Sunday, July 13, 2014
Today was our highly anticipated day off, here in Oxford. The prospect of sleeping in has been calling to us all week, and I dare say that we all had sweeter dreams last night thinking of it. With bleary eyes and extravagant bed head, we all convened for breakfast at 8AM, as is tradition, and then lumbered back up to bed. (I have a feeling we looked like a scene out of The Walking Dead as we exited the dining hall.)
The conducting fellows, however, were quite bright-eyed and bushy-tailed at breakfast as they awaited their trip to Christ Church for the Sung Eucharist service. It’s exciting enough to be able to view a service in the Christ Church Cathedral, which itself supersedes every dream I had ever had about what a European cathedral might be like; but for these conductors, today was not a day for sitting in pews—it was a day for singing. All of the conducting fellows, as well as two of the members of the choir, were given the great honor of participating in the service as singers and organists. Performing the traditional hymns of the Sung Eucharist service, as well as a mass by William Byrd, the conductors carried themselves with great dignity and deep humility as they participated in the centuries-old customs of Anglicanism. As someone sitting in the pews, it was truly stunning to see the melding of cultures as this group of supremely talented conductors from around the world shared in the traditions of Anglicanism. I think it’s safe to say that each and every singer today left a bit of his/her spirit in that cathedral today. The honesty and profound musicianship displayed were extremely inspiring and, I think I can speak for those of us who attended, they made us incredibly proud.
In addition to the conducting fellows, two organists from the choir performed the Prelude and Postlude for the service. I’m not kidding when I say that my head literally shot upwards toward the magnificent instrument that’s housed in the Cathedral as soon as I heard the opening notes of the service. I looked at the strangers around me and could barely stop myself from yelling, “I know these people! I sit next to her in choir!!!!” I can’t tell you how amazed and proud I was of the professionalism and musicianship that Peter Carter and Mary Copeley displayed today. I’m so proud to call them my peers and my friends. Thank you, guys, for sharing that special part of yourselves with us today!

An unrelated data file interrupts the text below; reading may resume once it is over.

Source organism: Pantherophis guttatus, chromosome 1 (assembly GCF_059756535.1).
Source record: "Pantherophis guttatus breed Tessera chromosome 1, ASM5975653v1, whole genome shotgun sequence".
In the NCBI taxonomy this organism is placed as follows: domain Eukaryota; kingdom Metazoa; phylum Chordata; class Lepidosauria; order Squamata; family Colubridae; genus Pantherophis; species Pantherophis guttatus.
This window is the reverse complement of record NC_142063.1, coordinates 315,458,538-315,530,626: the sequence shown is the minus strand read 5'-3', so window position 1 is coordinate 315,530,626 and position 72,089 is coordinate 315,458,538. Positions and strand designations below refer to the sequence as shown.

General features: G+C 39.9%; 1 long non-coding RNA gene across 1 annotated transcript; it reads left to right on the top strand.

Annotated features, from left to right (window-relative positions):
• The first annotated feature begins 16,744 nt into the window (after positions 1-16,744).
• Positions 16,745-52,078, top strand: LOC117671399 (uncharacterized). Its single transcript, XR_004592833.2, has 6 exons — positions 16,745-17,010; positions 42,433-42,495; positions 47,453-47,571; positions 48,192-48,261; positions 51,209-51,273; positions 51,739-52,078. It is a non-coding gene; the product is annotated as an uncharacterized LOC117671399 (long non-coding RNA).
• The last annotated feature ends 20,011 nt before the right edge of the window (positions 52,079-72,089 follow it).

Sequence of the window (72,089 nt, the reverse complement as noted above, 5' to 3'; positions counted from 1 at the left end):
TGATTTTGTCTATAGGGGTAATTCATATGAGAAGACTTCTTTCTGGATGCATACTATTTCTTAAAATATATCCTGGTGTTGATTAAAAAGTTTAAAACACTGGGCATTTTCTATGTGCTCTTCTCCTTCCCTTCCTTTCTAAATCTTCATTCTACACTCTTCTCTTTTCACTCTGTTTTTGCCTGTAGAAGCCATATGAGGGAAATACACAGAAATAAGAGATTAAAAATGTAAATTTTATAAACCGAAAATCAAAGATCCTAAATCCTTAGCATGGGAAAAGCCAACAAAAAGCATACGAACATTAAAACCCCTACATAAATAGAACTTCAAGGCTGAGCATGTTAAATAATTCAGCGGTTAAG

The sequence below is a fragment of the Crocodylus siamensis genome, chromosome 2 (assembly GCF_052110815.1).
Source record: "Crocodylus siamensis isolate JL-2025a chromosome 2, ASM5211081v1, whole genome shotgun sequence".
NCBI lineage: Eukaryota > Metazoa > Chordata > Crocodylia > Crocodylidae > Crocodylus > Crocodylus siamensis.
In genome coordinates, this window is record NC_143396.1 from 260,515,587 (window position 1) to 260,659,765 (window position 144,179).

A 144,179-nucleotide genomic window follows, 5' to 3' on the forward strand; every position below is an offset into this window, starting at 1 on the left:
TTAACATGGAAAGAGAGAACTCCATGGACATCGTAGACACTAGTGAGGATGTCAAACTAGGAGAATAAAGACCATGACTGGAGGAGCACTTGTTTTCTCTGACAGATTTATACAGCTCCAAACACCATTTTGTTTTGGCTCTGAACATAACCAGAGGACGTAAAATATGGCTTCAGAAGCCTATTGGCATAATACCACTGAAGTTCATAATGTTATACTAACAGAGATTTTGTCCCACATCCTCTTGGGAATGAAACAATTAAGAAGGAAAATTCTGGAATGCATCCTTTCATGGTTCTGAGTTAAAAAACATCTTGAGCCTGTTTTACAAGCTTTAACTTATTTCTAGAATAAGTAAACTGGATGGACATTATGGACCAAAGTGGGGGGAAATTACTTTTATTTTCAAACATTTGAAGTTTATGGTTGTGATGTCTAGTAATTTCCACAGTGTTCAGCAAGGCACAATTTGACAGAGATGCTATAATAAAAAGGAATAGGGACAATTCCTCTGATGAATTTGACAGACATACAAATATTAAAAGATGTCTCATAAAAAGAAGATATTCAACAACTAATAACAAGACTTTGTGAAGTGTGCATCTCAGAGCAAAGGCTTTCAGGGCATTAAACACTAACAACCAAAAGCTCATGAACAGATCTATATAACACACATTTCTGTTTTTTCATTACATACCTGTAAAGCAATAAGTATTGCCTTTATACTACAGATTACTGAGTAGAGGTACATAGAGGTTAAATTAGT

As someone who was not raised in the Anglican tradition, today was an eye-opening experience. I have been to similar services in the States, but to be here, in the birthplace of Anglicanism, witnessing these age-old customs was awe-inspiring. A deep sense of tradition and collective history pervaded every moment of the service. It’s very interesting, as a citizen of the great Melting Pot, to participate in an event like this. The entire time I’ve been in the UK, I have been absolutely stunned at how truly saturated daily life is with history. Living in Princeton, of course we see the little blue historical marker signs and are reminded of the various battles that took place there during the Revolution; but here in England, 1776 is practically yesterday. To think that what I experienced today has been performed in this way (or nearly this way) since the time of Henry VIII, is absolutely mind-blowing to me. As a self-proclaimed history buff, I was utterly and completely breathless simply being in the presence of the beautiful traditions of Anglicanism.
In all honesty, I still can’t believe that I’m here. Even though, as I look at the calendar, I realize that my time here is almost up, it still doesn’t feel real. How did we get so lucky? I could never have imagined how deeply this experience would change my cultural world view and perspective on education, but believe me when I say that this has been an illuminating adventure. As I gazed up at the ornate ceilings of the Cathedral this morning, I was reminded of something Dr. Jordan said to me just the other day. He said, “Now you understand why you’re here. It changes you. It changes the choir.” He could not have been more right. We often use the phrase “life-changing” quite liberally. (“Oh wow that chocolate cake was life-changing!”) But I feel completely justified in saying that my life has been changed by Oxford. While you’ve probably gathered by now that I’m no stranger to hyperbole, I promise you 100% that I mean it when I say that I will never be the same having been in this most hallowed place.
Not a bad way to spend the day off.